Red-backed Shrike is hardly near the top of the list of expected December discoveries, so the first-winter at Newbiggin-by-the-Sea, Northumberland, from 2-4th must have been a bit of a shock for the finder. A total of eight Great Grey Shrikes were noted around England, Wales and Scotland, with a report of a bird in Dalkey, Co Dublin, on 27th of considerable interest – the species is a major Irish rarity.
The Norfolk Pallas's Warbler remained at Wells Woods to 1st, while a new Dusky Warbler showed at Kessingland, Suffolk, from 2-4th and another continued at Abbotsbury, Dorset, on 30th. Nine sites held Yellow-browed Warblers, all but one of which were in the far south-west of England, the exception being one at Ellington, Northumberland, on 4th.
Three Rosy Starlings included a reappearance of the bird in Llandudno, Conwy, on 4th – the first report of it since 9 November. Others were still in Suffolk and Northumberland. The only Richard's Pipit was a bird at Cowpen Marsh, Cleveland, on 28th, while a European Serin flew over St Mary's, Scilly, on 3rd.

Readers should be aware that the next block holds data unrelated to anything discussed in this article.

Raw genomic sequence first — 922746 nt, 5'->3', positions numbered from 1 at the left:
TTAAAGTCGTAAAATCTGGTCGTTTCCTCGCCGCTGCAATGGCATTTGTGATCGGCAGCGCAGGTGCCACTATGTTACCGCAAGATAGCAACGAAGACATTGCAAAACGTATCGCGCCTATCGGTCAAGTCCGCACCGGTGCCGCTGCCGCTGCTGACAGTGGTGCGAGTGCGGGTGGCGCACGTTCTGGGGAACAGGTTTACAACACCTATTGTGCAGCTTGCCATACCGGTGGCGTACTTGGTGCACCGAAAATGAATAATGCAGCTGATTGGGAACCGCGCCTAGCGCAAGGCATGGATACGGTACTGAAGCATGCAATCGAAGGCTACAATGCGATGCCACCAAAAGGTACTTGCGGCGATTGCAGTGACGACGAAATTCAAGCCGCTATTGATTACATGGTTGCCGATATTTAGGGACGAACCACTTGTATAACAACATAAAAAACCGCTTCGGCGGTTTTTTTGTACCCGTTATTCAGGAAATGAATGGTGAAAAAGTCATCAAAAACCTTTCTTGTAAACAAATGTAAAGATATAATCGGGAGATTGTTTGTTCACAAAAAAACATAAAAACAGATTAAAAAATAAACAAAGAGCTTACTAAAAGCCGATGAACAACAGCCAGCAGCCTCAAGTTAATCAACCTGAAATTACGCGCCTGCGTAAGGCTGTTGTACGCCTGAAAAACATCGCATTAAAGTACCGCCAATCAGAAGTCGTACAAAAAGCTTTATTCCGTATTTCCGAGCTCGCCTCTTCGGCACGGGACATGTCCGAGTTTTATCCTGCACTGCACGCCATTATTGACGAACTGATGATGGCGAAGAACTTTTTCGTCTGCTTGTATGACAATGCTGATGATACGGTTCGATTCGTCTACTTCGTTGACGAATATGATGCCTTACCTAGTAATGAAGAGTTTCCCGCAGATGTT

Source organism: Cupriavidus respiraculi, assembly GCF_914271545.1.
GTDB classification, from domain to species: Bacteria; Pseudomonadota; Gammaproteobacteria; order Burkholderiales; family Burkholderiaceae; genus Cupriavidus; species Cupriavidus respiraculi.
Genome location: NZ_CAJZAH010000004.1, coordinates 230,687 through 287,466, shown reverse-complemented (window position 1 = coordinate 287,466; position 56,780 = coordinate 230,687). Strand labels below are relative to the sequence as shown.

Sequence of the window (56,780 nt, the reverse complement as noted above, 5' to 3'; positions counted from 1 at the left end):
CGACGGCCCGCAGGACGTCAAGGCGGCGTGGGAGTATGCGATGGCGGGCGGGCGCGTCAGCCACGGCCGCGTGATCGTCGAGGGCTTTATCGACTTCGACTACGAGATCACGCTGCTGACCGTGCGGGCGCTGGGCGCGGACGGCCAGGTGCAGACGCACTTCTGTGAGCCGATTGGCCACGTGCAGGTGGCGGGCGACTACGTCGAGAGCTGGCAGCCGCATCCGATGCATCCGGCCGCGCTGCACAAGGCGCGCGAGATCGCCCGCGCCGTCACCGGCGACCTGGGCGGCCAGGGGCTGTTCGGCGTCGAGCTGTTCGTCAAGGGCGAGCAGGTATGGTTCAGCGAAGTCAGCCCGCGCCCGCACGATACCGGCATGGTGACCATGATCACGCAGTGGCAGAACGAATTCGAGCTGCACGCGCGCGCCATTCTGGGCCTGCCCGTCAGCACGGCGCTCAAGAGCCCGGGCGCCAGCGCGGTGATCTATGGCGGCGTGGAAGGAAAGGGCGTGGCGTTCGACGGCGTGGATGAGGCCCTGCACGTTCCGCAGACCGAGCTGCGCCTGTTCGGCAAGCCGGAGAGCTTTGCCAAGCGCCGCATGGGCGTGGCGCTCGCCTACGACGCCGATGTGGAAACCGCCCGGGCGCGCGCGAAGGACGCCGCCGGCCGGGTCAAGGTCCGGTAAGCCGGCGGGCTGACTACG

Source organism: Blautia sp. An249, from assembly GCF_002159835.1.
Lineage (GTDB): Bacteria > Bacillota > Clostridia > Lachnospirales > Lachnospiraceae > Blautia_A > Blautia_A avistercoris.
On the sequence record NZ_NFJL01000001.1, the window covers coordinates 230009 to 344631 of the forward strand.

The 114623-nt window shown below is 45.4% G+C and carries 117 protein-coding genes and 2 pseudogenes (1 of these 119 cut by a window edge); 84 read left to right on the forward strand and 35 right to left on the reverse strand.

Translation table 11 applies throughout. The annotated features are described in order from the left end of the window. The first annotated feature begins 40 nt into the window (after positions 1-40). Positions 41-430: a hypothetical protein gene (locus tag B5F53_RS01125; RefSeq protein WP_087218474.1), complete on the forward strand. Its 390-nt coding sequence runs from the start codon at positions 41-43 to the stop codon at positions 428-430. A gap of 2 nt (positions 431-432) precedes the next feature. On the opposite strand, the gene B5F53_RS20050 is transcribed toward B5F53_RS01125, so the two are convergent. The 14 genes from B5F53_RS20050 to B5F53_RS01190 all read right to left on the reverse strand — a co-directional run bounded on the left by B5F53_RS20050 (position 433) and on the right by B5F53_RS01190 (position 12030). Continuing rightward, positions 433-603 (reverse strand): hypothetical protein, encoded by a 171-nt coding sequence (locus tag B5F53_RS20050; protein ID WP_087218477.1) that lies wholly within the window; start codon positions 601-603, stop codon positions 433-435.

In The Netherlands, the Nutcracker continued to busy itself around the outskirts of Wageningen, typically showing zero fear and, quite comically, even videoed feeding unconcernedly within feet of extremely loud roadworks at one point. An apparent Eastern Yellow Wagtail was found at Rhoon on 3rd, with the Black-winged Pratincole still at Oss and a Little Bustard photographed close to the Belgian border at Burghsluis.
Neighbouring Belgium delivered a completely bizarre record of a dead Sooty Tern in a wood near Kaulille, Limburg, on 24 November. In France, the Eastern Imperial Eagle continued near Saint-Gilles and in Spain, the Sociable Lapwing remained at La Janda.